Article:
Now it can keep its stockpile at lower grade, to avoid trouble. If it decides it’s safe to proceed, it can reach the 90% finish line in the same quick sprint that Netanyahu’s 250-kilo red line was meant to cordon off.
As the institute director, Amos Yadlin, a former military intelligence chief, explained in an April 23 speech, Iran can remain just shy of Netanyahu’s red line indefinitely, watching and waiting, steadily shortening its breakout time by adding centrifuges and bulking its low-grade supply.
This puts Netanyahu in a tight spot. By his own logic, he should be attacking Iran’s centrifuges already. His defense chiefs say he has the means. But they also say it’s a bad idea.
He’s just been visited in a single month by a parade of America’s highest officials, the president, secretary of state and secretary of defense. They didn’t come to tour Yad Vashem. According to senior Israeli defense insiders, the Americans came to deliver the message that Israel mustn’t attack on its own. America is in a better position to do the job. And it will, if and when it concludes Iran has entered the final sprint. Until then, Netanyahu must trust Obama.
Can he trust Obama? The president drew a red line on Syria’s chemical weapons, but didn’t act. Is that an indicator of what he’ll do on Iran?
Addressing a Likud meeting on April 29, Netanyahu decided to punt. Iran, he said, “has yet to cross the red line I presented at the United Nations, but it is approaching it systematically. It must not be allowed to cross it.” Translation: If they’re sidestepping my red line, I’m off the hook.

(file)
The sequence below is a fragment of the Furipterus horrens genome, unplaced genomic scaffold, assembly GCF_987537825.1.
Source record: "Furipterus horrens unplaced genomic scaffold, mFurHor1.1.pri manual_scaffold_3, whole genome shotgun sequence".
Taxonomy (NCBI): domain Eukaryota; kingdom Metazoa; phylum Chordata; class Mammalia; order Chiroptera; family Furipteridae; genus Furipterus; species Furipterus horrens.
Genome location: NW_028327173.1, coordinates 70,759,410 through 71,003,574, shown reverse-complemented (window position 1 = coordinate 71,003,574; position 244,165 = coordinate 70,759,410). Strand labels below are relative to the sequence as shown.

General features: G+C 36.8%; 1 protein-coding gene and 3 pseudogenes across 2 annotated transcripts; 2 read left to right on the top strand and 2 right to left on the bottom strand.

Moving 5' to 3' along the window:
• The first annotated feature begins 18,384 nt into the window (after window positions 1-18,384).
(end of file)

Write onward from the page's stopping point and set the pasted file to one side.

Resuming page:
Yadlin, addressing a conference on Israeli security April 28 in New York, argued that the whole idea of red lines is “problematic.” Red lines are a virtual invitation to an enemy to evade, sidestep and circumvent. He urged a strategy of maintaining the broadest international pressure, keeping Tehran off balance so it continues to believe the price of building a bomb is too high.
Echoing a string of senior security professionals who’ve discussed the issue, Yadlin said Israel “needs the international community” to maintain the pressure. And should an attack become necessary — the fallout, while severe, would be “less than the consequences of a nuclear Iran” — the international community will need to help keep Iran from rebuilding its nukes.
“We have to pay attention that we are not paying both prices — that you bomb Iran and you still get a nuclear Iran.”
What’s to be done? Montreal hockey legend Yvan Cournoyer, who won more Stanley Cup championships than almost any player in history (only his teammate Henri Richard surpassed him), was once asked what the secret was to winning games.
“Well,” he said, after thinking hard, “you’ve got to shoot that puck.”
If only Middle East politics were that straightforward.
Contact J.J. Goldberg at firstname.lastname@example.org
Jonathan Jeremy “J.J.” Goldberg is editor-at-Large of the Forward, where he served as editor in chief for seven years (2000-2007).